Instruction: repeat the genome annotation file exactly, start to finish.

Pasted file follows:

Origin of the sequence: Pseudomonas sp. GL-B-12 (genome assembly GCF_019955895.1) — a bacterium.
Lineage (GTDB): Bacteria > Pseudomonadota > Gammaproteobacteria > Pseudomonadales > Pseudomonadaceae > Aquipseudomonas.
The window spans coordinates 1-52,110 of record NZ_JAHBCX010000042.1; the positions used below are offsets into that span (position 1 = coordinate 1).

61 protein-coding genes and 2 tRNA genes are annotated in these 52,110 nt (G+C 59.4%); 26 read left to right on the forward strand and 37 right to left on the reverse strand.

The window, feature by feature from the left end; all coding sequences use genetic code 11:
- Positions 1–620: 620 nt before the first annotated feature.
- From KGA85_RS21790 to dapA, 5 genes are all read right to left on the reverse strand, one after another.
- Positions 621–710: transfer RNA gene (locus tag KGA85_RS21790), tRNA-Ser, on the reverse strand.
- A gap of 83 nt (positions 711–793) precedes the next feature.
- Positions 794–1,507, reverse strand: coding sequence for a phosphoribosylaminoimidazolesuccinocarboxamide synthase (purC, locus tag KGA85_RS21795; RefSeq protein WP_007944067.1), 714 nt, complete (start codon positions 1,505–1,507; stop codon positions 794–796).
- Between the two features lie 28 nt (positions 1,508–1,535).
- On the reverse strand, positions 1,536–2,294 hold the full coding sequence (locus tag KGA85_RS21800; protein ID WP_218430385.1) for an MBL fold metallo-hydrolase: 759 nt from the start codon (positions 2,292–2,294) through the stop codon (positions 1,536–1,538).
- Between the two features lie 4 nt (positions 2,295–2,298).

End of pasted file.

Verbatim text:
Origin of the sequence: Pseudomonas sp. GL-B-12 (genome assembly GCF_019955895.1) — a bacterium.
Lineage (GTDB): Bacteria > Pseudomonadota > Gammaproteobacteria > Pseudomonadales > Pseudomonadaceae > Aquipseudomonas.
The window spans coordinates 1-52,110 of record NZ_JAHBCX010000042.1; the positions used below are offsets into that span (position 1 = coordinate 1).

61 protein-coding genes and 2 tRNA genes are annotated in these 52,110 nt (G+C 59.4%); 26 read left to right on the forward strand and 37 right to left on the reverse strand.

The window, feature by feature from the left end; all coding sequences use genetic code 11:
- Positions 1–620: 620 nt before the first annotated feature.
- From KGA85_RS21790 to dapA, 5 genes are all read right to left on the reverse strand, one after another.
- Positions 621–710: transfer RNA gene (locus tag KGA85_RS21790), tRNA-Ser, on the reverse strand.
- A gap of 83 nt (positions 711–793) precedes the next feature.
- Positions 794–1,507, reverse strand: coding sequence for a phosphoribosylaminoimidazolesuccinocarboxamide synthase (purC, locus tag KGA85_RS21795; RefSeq protein WP_007944067.1), 714 nt, complete (start codon positions 1,505–1,507; stop codon positions 794–796).
- Between the two features lie 28 nt (positions 1,508–1,535).
- On the reverse strand, positions 1,536–2,294 hold the full coding sequence (locus tag KGA85_RS21800; protein ID WP_218430385.1) for an MBL fold metallo-hydrolase: 759 nt from the start codon (positions 2,292–2,294) through the stop codon (positions 1,536–1,538).
- Between the two features lie 4 nt (positions 2,295–2,298).